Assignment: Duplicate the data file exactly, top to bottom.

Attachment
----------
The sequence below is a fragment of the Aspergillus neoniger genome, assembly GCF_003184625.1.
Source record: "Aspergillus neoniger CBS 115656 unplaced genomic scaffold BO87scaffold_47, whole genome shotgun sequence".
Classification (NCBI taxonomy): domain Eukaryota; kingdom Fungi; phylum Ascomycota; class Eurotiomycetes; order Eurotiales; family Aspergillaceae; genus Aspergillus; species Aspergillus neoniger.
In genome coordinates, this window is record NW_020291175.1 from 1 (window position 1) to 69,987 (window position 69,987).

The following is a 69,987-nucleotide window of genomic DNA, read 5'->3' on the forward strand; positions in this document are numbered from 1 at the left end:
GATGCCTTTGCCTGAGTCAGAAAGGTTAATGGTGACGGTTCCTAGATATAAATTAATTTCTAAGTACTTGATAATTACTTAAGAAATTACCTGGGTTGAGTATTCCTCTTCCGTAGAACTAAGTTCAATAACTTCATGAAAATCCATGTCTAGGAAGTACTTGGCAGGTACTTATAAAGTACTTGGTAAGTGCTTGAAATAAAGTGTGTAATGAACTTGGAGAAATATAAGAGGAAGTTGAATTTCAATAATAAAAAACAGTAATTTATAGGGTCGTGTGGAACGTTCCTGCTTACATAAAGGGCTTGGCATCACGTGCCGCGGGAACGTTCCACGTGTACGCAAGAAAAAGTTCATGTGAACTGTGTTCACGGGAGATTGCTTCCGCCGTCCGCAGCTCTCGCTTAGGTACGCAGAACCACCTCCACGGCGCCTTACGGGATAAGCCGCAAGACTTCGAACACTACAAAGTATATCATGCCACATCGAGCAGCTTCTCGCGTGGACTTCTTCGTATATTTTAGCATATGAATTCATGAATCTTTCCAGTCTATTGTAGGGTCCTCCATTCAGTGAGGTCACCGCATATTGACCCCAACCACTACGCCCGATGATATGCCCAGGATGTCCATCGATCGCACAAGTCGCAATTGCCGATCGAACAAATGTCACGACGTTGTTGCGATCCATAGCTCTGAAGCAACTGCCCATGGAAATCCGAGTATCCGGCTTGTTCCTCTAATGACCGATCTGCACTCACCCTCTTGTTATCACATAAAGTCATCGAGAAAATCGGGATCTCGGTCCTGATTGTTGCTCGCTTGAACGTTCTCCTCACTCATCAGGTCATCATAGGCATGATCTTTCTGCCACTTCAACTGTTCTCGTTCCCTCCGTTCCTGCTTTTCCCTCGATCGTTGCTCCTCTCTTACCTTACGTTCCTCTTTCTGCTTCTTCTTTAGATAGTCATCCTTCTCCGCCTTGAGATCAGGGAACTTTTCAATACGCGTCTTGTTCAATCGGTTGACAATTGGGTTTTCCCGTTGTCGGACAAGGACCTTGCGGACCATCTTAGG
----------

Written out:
The sequence below is a fragment of the Aspergillus neoniger genome, assembly GCF_003184625.1.
Source record: "Aspergillus neoniger CBS 115656 unplaced genomic scaffold BO87scaffold_47, whole genome shotgun sequence".
Classification (NCBI taxonomy): domain Eukaryota; kingdom Fungi; phylum Ascomycota; class Eurotiomycetes; order Eurotiales; family Aspergillaceae; genus Aspergillus; species Aspergillus neoniger.
In genome coordinates, this window is record NW_020291175.1 from 1 (window position 1) to 69,987 (window position 69,987).

The following is a 69,987-nucleotide window of genomic DNA, read 5'->3' on the forward strand; positions in this document are numbered from 1 at the left end:
GATGCCTTTGCCTGAGTCAGAAAGGTTAATGGTGACGGTTCCTAGATATAAATTAATTTCTAAGTACTTGATAATTACTTAAGAAATTACCTGGGTTGAGTATTCCTCTTCCGTAGAACTAAGTTCAATAACTTCATGAAAATCCATGTCTAGGAAGTACTTGGCAGGTACTTATAAAGTACTTGGTAAGTGCTTGAAATAAAGTGTGTAATGAACTTGGAGAAATATAAGAGGAAGTTGAATTTCAATAATAAAAAACAGTAATTTATAGGGTCGTGTGGAACGTTCCTGCTTACATAAAGGGCTTGGCATCACGTGCCGCGGGAACGTTCCACGTGTACGCAAGAAAAAGTTCATGTGAACTGTGTTCACGGGAGATTGCTTCCGCCGTCCGCAGCTCTCGCTTAGGTACGCAGAACCACCTCCACGGCGCCTTACGGGATAAGCCGCAAGACTTCGAACACTACAAAGTATATCATGCCACATCGAGCAGCTTCTCGCGTGGACTTCTTCGTATATTTTAGCATATGAATTCATGAATCTTTCCAGTCTATTGTAGGGTCCTCCATTCAGTGAGGTCACCGCATATTGACCCCAACCACTACGCCCGATGATATGCCCAGGATGTCCATCGATCGCACAAGTCGCAATTGCCGATCGAACAAATGTCACGACGTTGTTGCGATCCATAGCTCTGAAGCAACTGCCCATGGAAATCCGAGTATCCGGCTTGTTCCTCTAATGACCGATCTGCACTCACCCTCTTGTTATCACATAAAGTCATCGAGAAAATCGGGATCTCGGTCCTGATTGTTGCTCGCTTGAACGTTCTCCTCACTCATCAGGTCATCATAGGCATGATCTTTCTGCCACTTCAACTGTTCTCGTTCCCTCCGTTCCTGCTTTTCCCTCGATCGTTGCTCCTCTCTTACCTTACGTTCCTCTTTCTGCTTCTTCTTTAGATAGTCATCCTTCTCCGCCTTGAGATCAGGGAACTTTTCAATACGCGTCTTGTTCAATCGGTTGACAATTGGGTTTTCCCGTTGTCGGACAAGGACCTTGCGGACCATCTTAGG